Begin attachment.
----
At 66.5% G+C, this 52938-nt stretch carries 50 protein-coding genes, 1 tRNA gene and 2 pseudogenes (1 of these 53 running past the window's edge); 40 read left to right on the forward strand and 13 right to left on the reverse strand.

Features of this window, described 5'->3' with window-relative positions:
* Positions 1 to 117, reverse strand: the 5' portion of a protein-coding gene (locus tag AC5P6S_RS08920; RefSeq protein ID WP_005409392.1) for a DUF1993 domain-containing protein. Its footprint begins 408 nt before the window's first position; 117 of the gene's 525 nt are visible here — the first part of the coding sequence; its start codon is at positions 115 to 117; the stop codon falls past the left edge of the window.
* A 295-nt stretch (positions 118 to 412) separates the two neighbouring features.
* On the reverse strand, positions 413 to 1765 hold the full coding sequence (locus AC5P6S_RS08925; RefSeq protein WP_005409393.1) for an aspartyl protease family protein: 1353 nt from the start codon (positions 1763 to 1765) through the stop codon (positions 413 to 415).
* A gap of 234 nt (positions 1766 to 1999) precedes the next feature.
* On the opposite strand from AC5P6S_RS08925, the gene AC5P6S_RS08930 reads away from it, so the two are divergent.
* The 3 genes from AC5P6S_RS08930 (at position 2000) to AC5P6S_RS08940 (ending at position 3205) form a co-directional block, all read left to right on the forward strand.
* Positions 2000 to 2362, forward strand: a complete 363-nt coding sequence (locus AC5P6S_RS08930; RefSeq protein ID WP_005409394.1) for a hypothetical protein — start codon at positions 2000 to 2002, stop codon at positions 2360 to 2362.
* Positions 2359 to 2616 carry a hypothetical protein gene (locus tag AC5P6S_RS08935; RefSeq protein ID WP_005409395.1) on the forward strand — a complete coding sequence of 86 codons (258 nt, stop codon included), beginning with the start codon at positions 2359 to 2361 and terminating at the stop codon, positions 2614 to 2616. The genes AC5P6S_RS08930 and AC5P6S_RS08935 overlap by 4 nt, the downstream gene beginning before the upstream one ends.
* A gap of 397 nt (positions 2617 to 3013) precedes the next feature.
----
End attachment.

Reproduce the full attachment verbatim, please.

At 66.5% G+C, this 52938-nt stretch carries 50 protein-coding genes, 1 tRNA gene and 2 pseudogenes (1 of these 53 running past the window's edge); 40 read left to right on the forward strand and 13 right to left on the reverse strand.

Features of this window, described 5'->3' with window-relative positions:
* Positions 1 to 117, reverse strand: the 5' portion of a protein-coding gene (locus tag AC5P6S_RS08920; RefSeq protein ID WP_005409392.1) for a DUF1993 domain-containing protein. Its footprint begins 408 nt before the window's first position; 117 of the gene's 525 nt are visible here — the first part of the coding sequence; its start codon is at positions 115 to 117; the stop codon falls past the left edge of the window.
* A 295-nt stretch (positions 118 to 412) separates the two neighbouring features.
* On the reverse strand, positions 413 to 1765 hold the full coding sequence (locus AC5P6S_RS08925; RefSeq protein WP_005409393.1) for an aspartyl protease family protein: 1353 nt from the start codon (positions 1763 to 1765) through the stop codon (positions 413 to 415).
* A gap of 234 nt (positions 1766 to 1999) precedes the next feature.
* On the opposite strand from AC5P6S_RS08925, the gene AC5P6S_RS08930 reads away from it, so the two are divergent.
* The 3 genes from AC5P6S_RS08930 (at position 2000) to AC5P6S_RS08940 (ending at position 3205) form a co-directional block, all read left to right on the forward strand.
* Positions 2000 to 2362, forward strand: a complete 363-nt coding sequence (locus AC5P6S_RS08930; RefSeq protein ID WP_005409394.1) for a hypothetical protein — start codon at positions 2000 to 2002, stop codon at positions 2360 to 2362.
* Positions 2359 to 2616 carry a hypothetical protein gene (locus tag AC5P6S_RS08935; RefSeq protein ID WP_005409395.1) on the forward strand — a complete coding sequence of 86 codons (258 nt, stop codon included), beginning with the start codon at positions 2359 to 2361 and terminating at the stop codon, positions 2614 to 2616. The genes AC5P6S_RS08930 and AC5P6S_RS08935 overlap by 4 nt, the downstream gene beginning before the upstream one ends.
* A gap of 397 nt (positions 2617 to 3013) precedes the next feature.